Please use this identifier to cite or link to this item: http://hdl.handle.net/2440/23435
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Type: Journal article
Title: A system for improving vitamin D nutrition in residential care
Author: Wigg, A.
Prest, C.
Slobodian, P.
Need, A.
Cleland, L.
Citation: Medical Journal of Australia, 2006; 185(4):195-198
Publisher: Australasian Med Publ Co Ltd
Issue Date: 2006
ISSN: 0025-729X
1326-5377
Statement of
Responsibility: 
Alison E R Wigg, Caroline Prest, Peter Slobodian, Allan G Need and Leslie G Cleland
Abstract: Objective: To assess the feasibility of administering an inexpensive preparation of vitamin D3 100 000 IU orally 3 monthly to aged-care residents. Design: Prospective, controlled open-label implementation trial. Setting: Residential aged care, November 2003 to May 2004 (primary study). Participants: 137 ambulant residents: 107 treated (mean age, 85 years; 79 were women), 30 untreated controls (mean age, 87 years; 22 were women). Interventions: Lactose microencapsulated vitamin D3 100 000 IU orally at baseline, then 3 monthly (three or more doses); untreated subjects were observed contemporaneously. Main outcome measures: Serum levels of 25-hydroxyvitamin D [25(OH)D] at 6 months compared with baseline; acceptability of the program to residents and staff. Results: At baseline, 95% of residents assessed (n = 137) had serum 25(OH)D levels below the desirable range of 60–160 nmol/L. At 6 months, all treated residents (n = 98) achieved desired levels, with the mean (± SD) 25(OH)D level increasing from 36.4 ± 12.6 nmol/L (range, 12–75 nmol/L) at baseline to 124.0 ± 27.9 nmol/L (range, 68–244 nmol/L). In no resident did 25(OH)D approach toxic levels. The mean serum 25(OH)D level remained low in the control group (n = 27): 42.8 ± 18.3 nmol/L (range, 18–98 nmol/L). The difference between the mean 25(OH)D levels of treatment and control groups at 6 months was 81.2 nmol/L (95% CI, 69.7–92.0 nmol/L). The cost of the supplement was $4 per resident per annum. Substudies showed mean trough serum 25(OH)D levels in the desired range at 3 months (n = 31), but below the desired range at 6 months (n = 50). Subjects given 3-monthly doses for up to 2 years maintained serum 25(OH)D levels within the desired range, with no trend toward undesirable accumulation (n = 11). Conclusions: Vitamin D3 100 000 IU given orally 3 monthly is a practical, safe, effective and inexpensive way to meet the vitamin D3 requirements of aged-care residents.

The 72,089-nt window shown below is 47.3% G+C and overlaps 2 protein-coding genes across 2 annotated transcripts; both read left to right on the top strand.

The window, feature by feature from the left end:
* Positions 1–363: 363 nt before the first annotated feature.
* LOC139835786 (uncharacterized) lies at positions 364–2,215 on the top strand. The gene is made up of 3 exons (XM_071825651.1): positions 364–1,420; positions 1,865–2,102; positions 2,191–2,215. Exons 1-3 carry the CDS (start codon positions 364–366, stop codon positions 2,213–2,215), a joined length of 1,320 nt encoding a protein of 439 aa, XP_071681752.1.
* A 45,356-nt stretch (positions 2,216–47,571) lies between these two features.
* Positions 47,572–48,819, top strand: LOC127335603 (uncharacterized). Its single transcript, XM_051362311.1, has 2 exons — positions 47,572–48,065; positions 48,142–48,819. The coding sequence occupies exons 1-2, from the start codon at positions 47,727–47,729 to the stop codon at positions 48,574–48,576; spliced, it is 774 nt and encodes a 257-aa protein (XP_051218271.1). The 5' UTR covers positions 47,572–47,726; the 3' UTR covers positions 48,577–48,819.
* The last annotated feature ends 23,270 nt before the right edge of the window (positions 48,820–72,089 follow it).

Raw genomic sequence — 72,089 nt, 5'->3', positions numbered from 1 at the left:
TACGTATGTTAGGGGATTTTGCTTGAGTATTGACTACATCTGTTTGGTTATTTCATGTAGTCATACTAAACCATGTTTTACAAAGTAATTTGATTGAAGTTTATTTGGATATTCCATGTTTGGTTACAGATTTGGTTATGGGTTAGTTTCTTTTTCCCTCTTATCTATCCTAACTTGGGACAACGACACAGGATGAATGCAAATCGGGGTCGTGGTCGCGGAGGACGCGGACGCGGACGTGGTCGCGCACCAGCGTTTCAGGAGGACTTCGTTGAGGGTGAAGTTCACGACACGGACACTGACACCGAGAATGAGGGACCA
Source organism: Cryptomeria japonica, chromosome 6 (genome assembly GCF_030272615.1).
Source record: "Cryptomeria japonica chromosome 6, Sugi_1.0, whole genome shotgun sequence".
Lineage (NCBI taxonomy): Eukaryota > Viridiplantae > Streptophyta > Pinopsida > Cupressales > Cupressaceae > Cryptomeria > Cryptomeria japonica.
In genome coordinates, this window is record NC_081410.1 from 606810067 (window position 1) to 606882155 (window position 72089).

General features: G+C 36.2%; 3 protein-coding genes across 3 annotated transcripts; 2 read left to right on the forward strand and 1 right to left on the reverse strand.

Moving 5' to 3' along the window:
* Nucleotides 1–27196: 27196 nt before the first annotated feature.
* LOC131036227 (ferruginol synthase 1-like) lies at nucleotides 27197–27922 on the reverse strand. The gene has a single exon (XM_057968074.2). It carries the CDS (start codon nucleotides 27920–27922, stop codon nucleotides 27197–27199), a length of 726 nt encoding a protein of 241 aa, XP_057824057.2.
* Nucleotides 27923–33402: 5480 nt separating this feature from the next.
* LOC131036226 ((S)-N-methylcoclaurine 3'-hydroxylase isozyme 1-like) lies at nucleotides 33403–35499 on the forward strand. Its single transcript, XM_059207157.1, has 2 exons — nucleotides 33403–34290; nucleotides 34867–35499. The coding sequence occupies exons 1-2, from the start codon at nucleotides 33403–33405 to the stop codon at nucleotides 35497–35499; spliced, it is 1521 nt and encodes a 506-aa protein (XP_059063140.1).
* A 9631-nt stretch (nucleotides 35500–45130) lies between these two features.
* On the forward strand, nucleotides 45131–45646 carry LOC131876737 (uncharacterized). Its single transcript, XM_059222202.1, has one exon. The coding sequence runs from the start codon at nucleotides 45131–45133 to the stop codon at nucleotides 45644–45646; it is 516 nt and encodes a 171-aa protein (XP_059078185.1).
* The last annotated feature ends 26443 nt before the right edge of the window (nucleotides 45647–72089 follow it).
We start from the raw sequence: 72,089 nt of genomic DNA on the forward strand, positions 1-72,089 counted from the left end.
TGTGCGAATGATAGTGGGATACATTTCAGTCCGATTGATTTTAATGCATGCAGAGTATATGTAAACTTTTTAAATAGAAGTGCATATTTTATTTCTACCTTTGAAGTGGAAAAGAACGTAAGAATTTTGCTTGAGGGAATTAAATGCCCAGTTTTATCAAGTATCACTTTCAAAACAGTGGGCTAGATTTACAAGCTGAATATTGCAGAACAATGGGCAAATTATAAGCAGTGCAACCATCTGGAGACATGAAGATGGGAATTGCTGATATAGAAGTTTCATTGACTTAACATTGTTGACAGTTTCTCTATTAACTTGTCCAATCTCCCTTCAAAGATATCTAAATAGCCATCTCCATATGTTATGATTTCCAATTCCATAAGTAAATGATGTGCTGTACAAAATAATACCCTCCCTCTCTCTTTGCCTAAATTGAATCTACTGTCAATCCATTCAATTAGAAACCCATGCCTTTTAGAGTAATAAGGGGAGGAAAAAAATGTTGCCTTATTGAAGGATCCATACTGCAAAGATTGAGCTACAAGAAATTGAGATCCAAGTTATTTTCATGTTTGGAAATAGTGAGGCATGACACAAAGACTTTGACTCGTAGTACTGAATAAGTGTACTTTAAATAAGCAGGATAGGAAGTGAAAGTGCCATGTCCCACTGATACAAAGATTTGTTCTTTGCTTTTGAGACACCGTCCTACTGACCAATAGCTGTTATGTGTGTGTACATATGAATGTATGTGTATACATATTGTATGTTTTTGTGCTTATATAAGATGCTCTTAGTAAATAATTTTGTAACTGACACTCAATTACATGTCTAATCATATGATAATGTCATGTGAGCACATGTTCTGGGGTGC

Keywords: Humans; Vitamin D Deficiency; Cholecalciferol; Vitamin D; Administration, Oral; Prospective Studies; Feasibility Studies; Aged; Aged, 80 and over; Homes for the Aged; Female; Male; Surveys and Questionnaires
Description: The document attached has been archived with permission from the editor of the Medical Journal of Australia. An external link to the publisher’s copy is included.
RMID: 0020061234
DOI: 10.5694/j.1326-5377.2006.tb00530.x
Published version: http://www.mja.com.au/public/issues/185_04_210806/wig10038_fm.html
Appears in Collections:Medicine publications

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